Full-body MRI help detect child abuse
Whole-body MRI which can easily detect soft-tissue abnormalities, could be used in detecting suspected child abuse in infants.
Washington: A new study has suggested that whole-body magnetic resonance imaging (MRI), which can easily detect soft-tissue abnormalities, could be used in detecting suspected child abuse in infants.
The study, performed at Children``s Hospital Boston and Harvard Medical School in Boston, MA, included 21 infants who underwent whole-body MRI for the evaluation of suspected child abuse.
Summary skeletal survey and whole-body MRI identified 167 fractures or areas of skeletal signal abnormality.
"Although our study results revealed that whole-body MRI is insensitive in the detection of classic metaphyseal lesions and rib fractures, we found it did identify soft-tissue injuries such as muscle edema and joint effusions that, in some cases, led to identifying additional fractures," said Jeannette M. Perez-Rossello, lead author of the study.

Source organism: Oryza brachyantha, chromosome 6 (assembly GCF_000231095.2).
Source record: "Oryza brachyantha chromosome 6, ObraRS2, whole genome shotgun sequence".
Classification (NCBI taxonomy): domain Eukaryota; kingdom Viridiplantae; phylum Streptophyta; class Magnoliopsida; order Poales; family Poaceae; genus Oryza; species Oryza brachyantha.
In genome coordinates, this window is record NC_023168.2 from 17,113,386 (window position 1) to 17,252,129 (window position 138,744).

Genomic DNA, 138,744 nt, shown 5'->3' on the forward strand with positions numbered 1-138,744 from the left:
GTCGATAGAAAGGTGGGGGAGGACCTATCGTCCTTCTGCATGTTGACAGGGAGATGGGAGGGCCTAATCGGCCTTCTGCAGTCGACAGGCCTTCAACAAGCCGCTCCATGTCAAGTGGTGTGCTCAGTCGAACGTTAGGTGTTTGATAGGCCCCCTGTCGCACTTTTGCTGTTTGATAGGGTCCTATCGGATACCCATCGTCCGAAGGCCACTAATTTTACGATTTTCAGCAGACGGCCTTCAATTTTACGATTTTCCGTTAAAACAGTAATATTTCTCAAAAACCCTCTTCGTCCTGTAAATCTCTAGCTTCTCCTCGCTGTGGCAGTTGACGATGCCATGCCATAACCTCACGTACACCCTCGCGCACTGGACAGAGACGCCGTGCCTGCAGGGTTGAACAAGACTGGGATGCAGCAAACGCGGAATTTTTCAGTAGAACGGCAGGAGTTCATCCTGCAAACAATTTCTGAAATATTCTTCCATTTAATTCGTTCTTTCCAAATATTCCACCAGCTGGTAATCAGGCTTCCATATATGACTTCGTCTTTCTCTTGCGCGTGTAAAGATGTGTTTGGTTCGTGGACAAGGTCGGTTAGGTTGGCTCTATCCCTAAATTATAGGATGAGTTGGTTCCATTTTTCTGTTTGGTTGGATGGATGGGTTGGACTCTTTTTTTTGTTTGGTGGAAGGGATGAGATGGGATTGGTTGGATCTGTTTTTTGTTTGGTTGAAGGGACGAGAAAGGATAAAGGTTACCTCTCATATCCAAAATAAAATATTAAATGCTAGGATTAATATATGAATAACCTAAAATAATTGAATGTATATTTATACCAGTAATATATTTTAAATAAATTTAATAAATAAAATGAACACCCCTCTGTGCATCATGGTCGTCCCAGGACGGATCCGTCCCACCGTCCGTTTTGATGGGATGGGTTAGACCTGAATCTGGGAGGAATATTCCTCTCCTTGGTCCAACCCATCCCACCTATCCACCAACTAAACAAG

"Although our study indicates that whole-body MRI is currently unsuitable as a primary global skeletal imaging tool for suspected imaging abuse, it may be useful as a supplement to the skeletal survey in selected cases, particularly with regard to soft tissue injuries," said Perez-Rossello.
The findings were published in the American Journal of Roentgenology.)